I Love You, You Love Me, Barney Loves Polysemy
Posted by Neal on October 3, 2004
Now that it’s October and Halloween is on the horizon, here’s a recommendation for a Halloween video that Doug enjoyed a few years ago: Barney’s Halloween Party. Even after Doug lost interest, I still got some use out of the video when I talked about lexical semantics in an introductory linguistics course I taught. When I introduced the idea of polysemy (different but related meanings of a word, also discussed here), I played this part, where Barney is looking at a list of Halloween party items that the kids need to get:
Barney: Hmm, now let’s see what’s on Ms. Kepler’s list… a ladybug…
Curtis: She wants us to get a ladybug?!
Barney: Uh, no, there’s a ladybug on the list! Go on, now, shoo! Fly away home! Now, where was I? Oh, yes, Ms. Kepler wants us to get pumpkins, dried corn, and apples!
Hah! That Barney is something else! He took advantage of polysemy of list to crack a joke. There’s the “physical object” sense of the word, the one in play in sentences such as:
I spilled ketchup on the list.
Then there’s the “information” sense of the word, the relevant one in sentences such as:
There are ten items on the list.
Curtis naturally thought Barney was using list in its “information” sense, while Barney was secretly using it in its “physical object” sense.
Of course, in order to fool Curtis, Barney had to violate one of the rules of conversation, i.e., that you should make your contribution relevant. Curtis, assuming that Barney was being a cooperative speaker, and therefore respecting the Maxim of Relevance, had to conclude that Ms. Kepler wanted them to procure a ladybug.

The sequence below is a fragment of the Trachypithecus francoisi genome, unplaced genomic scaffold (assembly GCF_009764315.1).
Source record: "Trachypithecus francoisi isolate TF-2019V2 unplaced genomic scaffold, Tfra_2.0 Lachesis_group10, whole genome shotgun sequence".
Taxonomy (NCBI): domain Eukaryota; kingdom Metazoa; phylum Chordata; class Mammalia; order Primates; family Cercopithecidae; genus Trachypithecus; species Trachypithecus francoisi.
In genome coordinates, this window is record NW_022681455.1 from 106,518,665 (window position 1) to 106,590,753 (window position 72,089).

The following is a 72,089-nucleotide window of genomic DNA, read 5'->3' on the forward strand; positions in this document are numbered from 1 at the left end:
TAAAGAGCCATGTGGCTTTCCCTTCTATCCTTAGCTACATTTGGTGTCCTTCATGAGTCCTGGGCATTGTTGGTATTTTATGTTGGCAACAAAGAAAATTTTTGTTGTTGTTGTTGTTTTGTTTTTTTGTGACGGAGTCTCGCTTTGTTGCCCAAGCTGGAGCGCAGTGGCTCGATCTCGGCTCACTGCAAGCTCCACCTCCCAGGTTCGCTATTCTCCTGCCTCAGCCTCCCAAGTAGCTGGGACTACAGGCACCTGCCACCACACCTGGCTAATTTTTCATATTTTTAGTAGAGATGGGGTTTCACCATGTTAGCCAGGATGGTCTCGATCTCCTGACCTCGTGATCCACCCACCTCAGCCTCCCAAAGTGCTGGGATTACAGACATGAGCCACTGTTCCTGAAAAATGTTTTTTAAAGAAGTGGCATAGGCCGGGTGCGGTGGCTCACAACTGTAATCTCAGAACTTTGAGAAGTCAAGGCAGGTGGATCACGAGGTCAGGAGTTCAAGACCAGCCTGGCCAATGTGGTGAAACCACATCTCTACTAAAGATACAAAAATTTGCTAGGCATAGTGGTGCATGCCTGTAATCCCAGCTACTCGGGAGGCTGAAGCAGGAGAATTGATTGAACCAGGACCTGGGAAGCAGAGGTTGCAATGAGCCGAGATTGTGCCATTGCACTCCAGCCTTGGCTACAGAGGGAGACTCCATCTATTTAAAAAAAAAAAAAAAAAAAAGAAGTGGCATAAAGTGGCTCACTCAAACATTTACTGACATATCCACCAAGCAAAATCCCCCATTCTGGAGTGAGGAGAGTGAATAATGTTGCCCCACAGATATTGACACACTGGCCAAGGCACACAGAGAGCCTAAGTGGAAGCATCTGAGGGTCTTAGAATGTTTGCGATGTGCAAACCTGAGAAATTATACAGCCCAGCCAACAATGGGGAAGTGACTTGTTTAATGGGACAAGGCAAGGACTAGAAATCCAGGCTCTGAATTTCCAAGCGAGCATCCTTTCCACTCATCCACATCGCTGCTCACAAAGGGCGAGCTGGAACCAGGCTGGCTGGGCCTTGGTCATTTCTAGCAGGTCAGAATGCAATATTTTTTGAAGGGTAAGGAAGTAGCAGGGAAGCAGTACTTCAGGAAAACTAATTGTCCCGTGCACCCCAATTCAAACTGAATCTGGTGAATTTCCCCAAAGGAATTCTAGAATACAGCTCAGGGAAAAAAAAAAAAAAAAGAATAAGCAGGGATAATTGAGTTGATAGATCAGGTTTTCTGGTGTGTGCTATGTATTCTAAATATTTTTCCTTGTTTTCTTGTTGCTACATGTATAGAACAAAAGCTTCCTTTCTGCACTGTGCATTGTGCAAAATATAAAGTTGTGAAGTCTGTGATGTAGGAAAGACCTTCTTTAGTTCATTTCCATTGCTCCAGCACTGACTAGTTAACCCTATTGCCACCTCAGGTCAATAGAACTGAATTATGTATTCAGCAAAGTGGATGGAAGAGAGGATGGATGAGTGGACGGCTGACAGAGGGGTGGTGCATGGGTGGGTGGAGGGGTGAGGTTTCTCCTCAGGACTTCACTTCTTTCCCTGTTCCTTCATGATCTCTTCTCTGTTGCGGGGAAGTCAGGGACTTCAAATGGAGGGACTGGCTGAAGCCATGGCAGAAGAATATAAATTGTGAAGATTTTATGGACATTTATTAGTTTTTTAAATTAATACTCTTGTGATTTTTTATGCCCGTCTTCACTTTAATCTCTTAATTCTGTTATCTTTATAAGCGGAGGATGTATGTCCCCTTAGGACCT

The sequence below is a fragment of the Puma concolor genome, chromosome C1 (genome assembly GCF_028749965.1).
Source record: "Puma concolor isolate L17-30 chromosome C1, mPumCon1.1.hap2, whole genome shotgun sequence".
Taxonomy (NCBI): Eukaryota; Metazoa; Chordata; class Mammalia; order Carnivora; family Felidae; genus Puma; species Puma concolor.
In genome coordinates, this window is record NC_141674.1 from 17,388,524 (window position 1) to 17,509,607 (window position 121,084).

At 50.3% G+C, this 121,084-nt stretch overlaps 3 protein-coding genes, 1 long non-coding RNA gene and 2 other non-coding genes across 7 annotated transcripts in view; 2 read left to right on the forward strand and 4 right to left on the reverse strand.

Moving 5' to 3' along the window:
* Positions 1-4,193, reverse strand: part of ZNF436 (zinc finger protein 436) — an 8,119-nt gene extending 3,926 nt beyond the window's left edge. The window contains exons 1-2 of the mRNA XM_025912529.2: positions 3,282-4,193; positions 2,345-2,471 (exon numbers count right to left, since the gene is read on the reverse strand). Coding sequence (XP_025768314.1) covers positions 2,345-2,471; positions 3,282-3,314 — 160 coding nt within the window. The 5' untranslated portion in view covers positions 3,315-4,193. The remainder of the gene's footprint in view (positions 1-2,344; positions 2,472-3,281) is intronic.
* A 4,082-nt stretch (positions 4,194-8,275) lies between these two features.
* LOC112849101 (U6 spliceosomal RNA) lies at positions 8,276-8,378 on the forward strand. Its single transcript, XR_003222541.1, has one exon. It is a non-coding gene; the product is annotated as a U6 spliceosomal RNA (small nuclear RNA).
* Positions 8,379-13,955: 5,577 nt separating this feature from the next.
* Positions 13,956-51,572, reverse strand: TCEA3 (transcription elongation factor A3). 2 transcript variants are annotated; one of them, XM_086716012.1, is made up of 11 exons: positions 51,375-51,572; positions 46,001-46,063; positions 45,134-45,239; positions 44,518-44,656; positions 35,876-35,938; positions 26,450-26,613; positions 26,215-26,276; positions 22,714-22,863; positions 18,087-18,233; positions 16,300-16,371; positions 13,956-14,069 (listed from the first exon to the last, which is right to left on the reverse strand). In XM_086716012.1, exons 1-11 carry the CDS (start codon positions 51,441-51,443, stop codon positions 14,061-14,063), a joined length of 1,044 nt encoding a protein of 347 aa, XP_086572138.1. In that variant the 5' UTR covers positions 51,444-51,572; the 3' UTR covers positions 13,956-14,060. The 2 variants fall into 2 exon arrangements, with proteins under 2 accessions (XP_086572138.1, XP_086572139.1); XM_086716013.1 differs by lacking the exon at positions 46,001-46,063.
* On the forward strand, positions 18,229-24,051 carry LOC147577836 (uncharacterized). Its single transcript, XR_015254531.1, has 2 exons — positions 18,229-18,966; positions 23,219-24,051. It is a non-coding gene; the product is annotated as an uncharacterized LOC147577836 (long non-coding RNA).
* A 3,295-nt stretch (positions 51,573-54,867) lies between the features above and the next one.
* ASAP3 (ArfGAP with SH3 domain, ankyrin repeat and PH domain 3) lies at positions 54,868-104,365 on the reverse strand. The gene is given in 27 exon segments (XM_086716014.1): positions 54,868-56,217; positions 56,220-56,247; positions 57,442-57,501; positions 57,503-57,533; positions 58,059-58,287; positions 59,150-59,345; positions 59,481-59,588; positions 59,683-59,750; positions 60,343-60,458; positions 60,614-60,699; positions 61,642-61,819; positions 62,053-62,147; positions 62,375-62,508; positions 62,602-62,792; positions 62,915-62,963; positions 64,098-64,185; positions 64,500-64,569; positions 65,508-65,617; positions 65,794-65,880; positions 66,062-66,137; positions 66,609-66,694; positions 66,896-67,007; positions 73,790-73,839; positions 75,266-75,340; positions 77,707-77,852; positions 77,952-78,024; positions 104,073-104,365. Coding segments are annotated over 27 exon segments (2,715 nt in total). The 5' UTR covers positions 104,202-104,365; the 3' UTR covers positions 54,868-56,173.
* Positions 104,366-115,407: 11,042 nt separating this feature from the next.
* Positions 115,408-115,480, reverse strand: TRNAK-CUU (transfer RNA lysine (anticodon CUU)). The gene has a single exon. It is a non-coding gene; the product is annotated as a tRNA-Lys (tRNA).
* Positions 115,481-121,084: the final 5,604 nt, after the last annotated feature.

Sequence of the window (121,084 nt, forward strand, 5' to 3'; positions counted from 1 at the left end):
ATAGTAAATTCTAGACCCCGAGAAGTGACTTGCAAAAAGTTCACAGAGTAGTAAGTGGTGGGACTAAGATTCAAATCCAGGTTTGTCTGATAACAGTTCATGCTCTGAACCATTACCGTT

In fact, there’s some other disregarding of conversational maxims in this video. Not long after the ladybug bit, Barney and his friends pay a visit to Farmer Dooley to get some of the items on the list. When they arrive, Farmer Dooley is nowhere in sight, but all of a sudden, a scarecrow perched on a fence moves, and the following dialogue ensues:
Scarecrow: Can I help you, little girl?
Hannah: (surprised) Uh, yes, sir, I guess so. Can… can you really talk?
Farmer Dooley: (emerging from behind fence) Talk? ‘Course I can talk! Why, I’ve been talking ever since I was just a little boy!
Instead of violating the Maxim of Relevance himself, Farmer Dooley plays dumb by seeming to blithely accept a violation of Relevance by Hannah. If Hannah were being a cooperative speaker, and believed she was being addressed by a normal, human speaker, the question “Can you really talk?” would be a flagrant violation of Relevance (unless it’s intended as an insult, that is). But Dooley proceeds as if no violation has occurred at all, as if it’s perfectly normal to ask your conversation partner if they can really talk.
Linguistics has deepened my appreciation for the subtle humor of Barney.